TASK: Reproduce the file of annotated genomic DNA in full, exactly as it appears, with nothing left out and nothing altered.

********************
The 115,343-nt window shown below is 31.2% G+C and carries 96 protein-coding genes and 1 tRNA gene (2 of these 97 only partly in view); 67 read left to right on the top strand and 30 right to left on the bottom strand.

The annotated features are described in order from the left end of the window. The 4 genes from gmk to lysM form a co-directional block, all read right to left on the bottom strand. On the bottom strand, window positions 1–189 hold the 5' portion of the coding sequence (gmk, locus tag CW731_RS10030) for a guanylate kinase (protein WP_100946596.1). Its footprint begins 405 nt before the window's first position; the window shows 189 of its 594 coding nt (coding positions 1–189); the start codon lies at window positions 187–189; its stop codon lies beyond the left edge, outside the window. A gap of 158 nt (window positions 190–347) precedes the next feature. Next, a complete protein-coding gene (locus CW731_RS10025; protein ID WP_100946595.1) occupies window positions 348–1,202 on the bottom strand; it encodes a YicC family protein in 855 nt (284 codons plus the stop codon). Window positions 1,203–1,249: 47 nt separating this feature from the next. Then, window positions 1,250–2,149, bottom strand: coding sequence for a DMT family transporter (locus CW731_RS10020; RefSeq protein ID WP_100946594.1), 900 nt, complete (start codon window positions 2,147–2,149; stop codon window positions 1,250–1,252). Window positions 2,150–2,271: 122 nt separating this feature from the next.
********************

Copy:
The 115,343-nt window shown below is 31.2% G+C and carries 96 protein-coding genes and 1 tRNA gene (2 of these 97 only partly in view); 67 read left to right on the top strand and 30 right to left on the bottom strand.

The annotated features are described in order from the left end of the window. The 4 genes from gmk to lysM form a co-directional block, all read right to left on the bottom strand. On the bottom strand, window positions 1–189 hold the 5' portion of the coding sequence (gmk, locus tag CW731_RS10030) for a guanylate kinase (protein WP_100946596.1). Its footprint begins 405 nt before the window's first position; the window shows 189 of its 594 coding nt (coding positions 1–189); the start codon lies at window positions 187–189; its stop codon lies beyond the left edge, outside the window. A gap of 158 nt (window positions 190–347) precedes the next feature. Next, a complete protein-coding gene (locus CW731_RS10025; protein ID WP_100946595.1) occupies window positions 348–1,202 on the bottom strand; it encodes a YicC family protein in 855 nt (284 codons plus the stop codon). Window positions 1,203–1,249: 47 nt separating this feature from the next. Then, window positions 1,250–2,149, bottom strand: coding sequence for a DMT family transporter (locus CW731_RS10020; RefSeq protein ID WP_100946594.1), 900 nt, complete (start codon window positions 2,147–2,149; stop codon window positions 1,250–1,252). Window positions 2,150–2,271: 122 nt separating this feature from the next.